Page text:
At the beginning of a relationship, emotions are intense. One frown from your partner and you start to descend into the realm of chaos, or one smile and you feel ecstatic. Why is that? It’s because if you succeed, and the smile is a sign of making progress, then you get to have an awesome buddy, which makes that pursuit worthwhile. Also, if you fail then it brings up a whole realm of terrifying thoughts into your head: “why did I fail?” “Am I not lovable?” “I’m worthless” etc. You can quite easily think yourself into a depressive state. The emotions, especially early on, in a relationship are so powerful because the goal is so meaningful. People often consider marriage to be the goal of a relationship, and it’s no wonder that people experience a dramatic decline in positive emotion once they’ve been married for awhile, it’s because they believe they’ve achieved their goal. The goal of a relationship is not marriage! It’s far more meaningful than that! Marriage is the commitment to the goal: to have and to hold, from this day forward, for better, for worse, for richer, for poorer, in sickness and in health, to love and to cherish, till death do us part. That’s the real goal!

Seeing progress towards a specific goal is exactly what brings about positive emotion. The more meaningful the goal, the more powerful the emotions, and the more powerful the emotions, the more motivation you get to have.

Nelson Mandela - positive emotion

Nelson Mandela spent 27 years in jail trying to overthrow the pro-apartheid government in South Africa. The Apartheid government, which literally means “separateness government”, erected a racial hierarchy in South Africa which led to innumerable atrocities. There is no doubt that Nelson Mandela witnessed some of this oppression and abuse first hand. Nelson Mandela fought for so long and sacrificed so much because his goal was so meaningful. If he succeeded, he got to put an end to racial segregation and create a better life for all of his friends and family, but if he failed it meant that they would continue to be oppressed for the rest of their lives. That’s a strong goal! Nelson Mandela became the first Black President of South Africa and put an end to the pro-apartheid reign. He continued to fight for racial equality his entire life, and he was a profoundly joyful individual.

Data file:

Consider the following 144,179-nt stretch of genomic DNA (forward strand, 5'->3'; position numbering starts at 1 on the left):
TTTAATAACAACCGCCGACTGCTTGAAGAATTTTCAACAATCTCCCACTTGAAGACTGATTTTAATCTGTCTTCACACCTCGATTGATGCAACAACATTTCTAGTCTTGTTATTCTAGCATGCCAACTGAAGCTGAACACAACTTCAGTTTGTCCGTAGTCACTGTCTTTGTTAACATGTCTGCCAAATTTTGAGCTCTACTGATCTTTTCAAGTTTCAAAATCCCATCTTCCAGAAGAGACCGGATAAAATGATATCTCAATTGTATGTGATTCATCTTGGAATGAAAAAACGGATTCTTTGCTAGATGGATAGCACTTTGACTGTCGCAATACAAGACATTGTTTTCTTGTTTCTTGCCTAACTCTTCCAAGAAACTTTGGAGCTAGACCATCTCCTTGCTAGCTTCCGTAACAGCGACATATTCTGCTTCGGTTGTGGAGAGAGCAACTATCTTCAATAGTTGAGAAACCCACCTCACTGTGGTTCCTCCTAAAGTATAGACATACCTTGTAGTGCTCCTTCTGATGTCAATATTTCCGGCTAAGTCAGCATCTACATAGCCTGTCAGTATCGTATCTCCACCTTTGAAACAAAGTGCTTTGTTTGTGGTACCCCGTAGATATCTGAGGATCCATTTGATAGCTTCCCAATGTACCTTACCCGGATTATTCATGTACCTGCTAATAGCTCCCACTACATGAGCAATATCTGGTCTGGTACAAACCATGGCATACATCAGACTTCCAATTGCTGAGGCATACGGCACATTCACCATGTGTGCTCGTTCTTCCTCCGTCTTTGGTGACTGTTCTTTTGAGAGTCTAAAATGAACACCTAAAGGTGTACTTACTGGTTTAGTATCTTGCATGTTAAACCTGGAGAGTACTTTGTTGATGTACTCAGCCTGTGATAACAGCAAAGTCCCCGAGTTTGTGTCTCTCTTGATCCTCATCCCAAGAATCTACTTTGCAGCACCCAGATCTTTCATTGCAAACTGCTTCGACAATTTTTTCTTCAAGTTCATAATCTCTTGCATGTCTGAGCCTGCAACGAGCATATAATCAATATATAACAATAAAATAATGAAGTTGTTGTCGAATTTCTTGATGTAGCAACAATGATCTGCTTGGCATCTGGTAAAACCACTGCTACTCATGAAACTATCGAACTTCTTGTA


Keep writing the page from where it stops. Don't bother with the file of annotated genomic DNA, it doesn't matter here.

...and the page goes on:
So, there’s a couple things to consider when you’re setting up a goal. The first is to find something meaningful, something that really matters to you. The second thing is to find a goal that has consequences if you fail, this way you have the meaning which is pulling you towards your goal, and fear which is pushing you away from failure. The third is to find a goal which is time sensitive, it’s useless if you have a goal that’s 50 years in the future because there are too many variables. The fourth thing is to choose something which you will be able to see progress towards because if you can’t see it, that means no positive emotion, which means no motivation. If you can balance all of these things, you may just find yourself able and willing to sacrifice towards any goal you see yourself capable of.

Hustle It Up!

 

About The Author

Joshua Hollings

Josh is a pro squash player, playing and coaching out of Toronto with some great experiences traveling around the world on the pro tour or with his beautiful wife Cailen. A fan of lifelong learning he's currently studying at the University of Toronto and shares his thoughts on motivation, sports and life on his blog, hustleitup.ca.